April 4, 1977
Fighter, Missile Gains Pressed
BYLINE: By Clarence A. Robinson, Jr.
SECTION: MANAGEMENT; Pg. 12
LENGTH: 2219 words
DATELINE: Las Vegas
HIGHLIGHT: Navy, USAF joint test in Nevada spurs advances in tactics, seeker sensitivity, avionics requirements for next decade
Navy and Air Force fighter aircraft tactics, air-to-air missile seeker sensitivity and aircraft avionics requirements for the next decade are expected to emerge from a highly unorthodox test being conducted jointly by the two services at Nellis AFB, Nev.
The $55-million test program is the air intercept missile evaluation/air combat evaluation and is known by the acronym Aimval/Aceval. Located at Nellis AFB, 10miles north of this city, is the Cubic Corp.'s air combat maneuvering instrumentation system designed to provide realistic air-to-air training with simulated missile firing.
An advanced version of the earlier Navy air combat maneuvering range, the instrumentation system is used in a 40-naut.-mi.-dia. area in the desert north of Nellis to provide Realtime data on aerial combat taking place here on a daily basis.
Tactics evolving from the simulated dogfighting are already flowing to squadrons in both services. The USAF/McDonnell Douglas F-15 and Navy/Grumman F-14 are pitted against a common foe – the Northrop F-5E used to simulate the Soviet MiG-21 Fishbed fighter. Performance characteristics of the F-5E closely approximate the USSR fighter.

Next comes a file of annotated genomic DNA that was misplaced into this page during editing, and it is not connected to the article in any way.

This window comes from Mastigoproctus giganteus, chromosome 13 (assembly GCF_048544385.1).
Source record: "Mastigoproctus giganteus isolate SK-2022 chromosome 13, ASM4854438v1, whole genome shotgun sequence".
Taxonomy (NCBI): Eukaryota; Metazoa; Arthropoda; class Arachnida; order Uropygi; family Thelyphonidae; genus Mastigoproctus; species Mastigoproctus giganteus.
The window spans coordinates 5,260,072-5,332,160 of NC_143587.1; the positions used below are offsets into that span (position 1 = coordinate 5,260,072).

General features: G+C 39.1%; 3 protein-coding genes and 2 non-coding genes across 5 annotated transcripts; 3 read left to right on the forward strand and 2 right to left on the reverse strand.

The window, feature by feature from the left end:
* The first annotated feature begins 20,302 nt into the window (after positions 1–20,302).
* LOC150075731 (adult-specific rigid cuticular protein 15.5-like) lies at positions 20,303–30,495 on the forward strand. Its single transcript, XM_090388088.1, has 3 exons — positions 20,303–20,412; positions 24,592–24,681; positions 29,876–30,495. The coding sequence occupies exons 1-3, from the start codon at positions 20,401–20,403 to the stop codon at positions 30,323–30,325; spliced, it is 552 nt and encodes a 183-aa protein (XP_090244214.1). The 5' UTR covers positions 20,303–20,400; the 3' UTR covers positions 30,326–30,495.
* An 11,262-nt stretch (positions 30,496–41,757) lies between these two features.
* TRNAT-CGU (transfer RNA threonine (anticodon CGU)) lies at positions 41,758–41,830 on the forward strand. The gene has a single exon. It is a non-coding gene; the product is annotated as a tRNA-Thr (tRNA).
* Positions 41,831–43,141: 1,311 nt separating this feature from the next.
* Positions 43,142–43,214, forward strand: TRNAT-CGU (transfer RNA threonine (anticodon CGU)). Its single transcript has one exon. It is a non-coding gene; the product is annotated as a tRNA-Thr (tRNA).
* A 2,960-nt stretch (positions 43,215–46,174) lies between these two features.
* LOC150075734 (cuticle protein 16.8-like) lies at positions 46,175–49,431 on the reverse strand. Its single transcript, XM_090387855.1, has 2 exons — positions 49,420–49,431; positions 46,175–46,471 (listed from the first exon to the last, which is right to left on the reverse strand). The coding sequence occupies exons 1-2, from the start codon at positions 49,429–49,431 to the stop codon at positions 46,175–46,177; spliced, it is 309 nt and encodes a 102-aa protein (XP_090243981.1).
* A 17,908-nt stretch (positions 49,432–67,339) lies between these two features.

Both services have selected the most highly qualified fighter pilots available for the test, and this includes the F-5E aggressor force comprising pilots from both services. The aggressor, or Red, aircrews are highly trained and are considered the equivalent of combat-experienced Israeli pilots, according to test officials.
The aerial combat is free play, requiring visual identification of targets before an attack can be initiated. To keep both Blue Force friendly pilots and Red Force pilots honest in visual target acquisition, intruder aircraft are flown through the combat maneuvering area on a random basis while dogfights are in process.
Both Red and Blue Force pilots are forced to engage a numerically superior enemy force at least 50% of the time, and the numbers range from one on one to two on one. Within the aerial combat scenarios, as many as four fighters engage four aggressor aircraft on the range.
Despite the excellent data being extracted from the test, according to officials in both services, there is an effort afoot to halt or at least delay the test.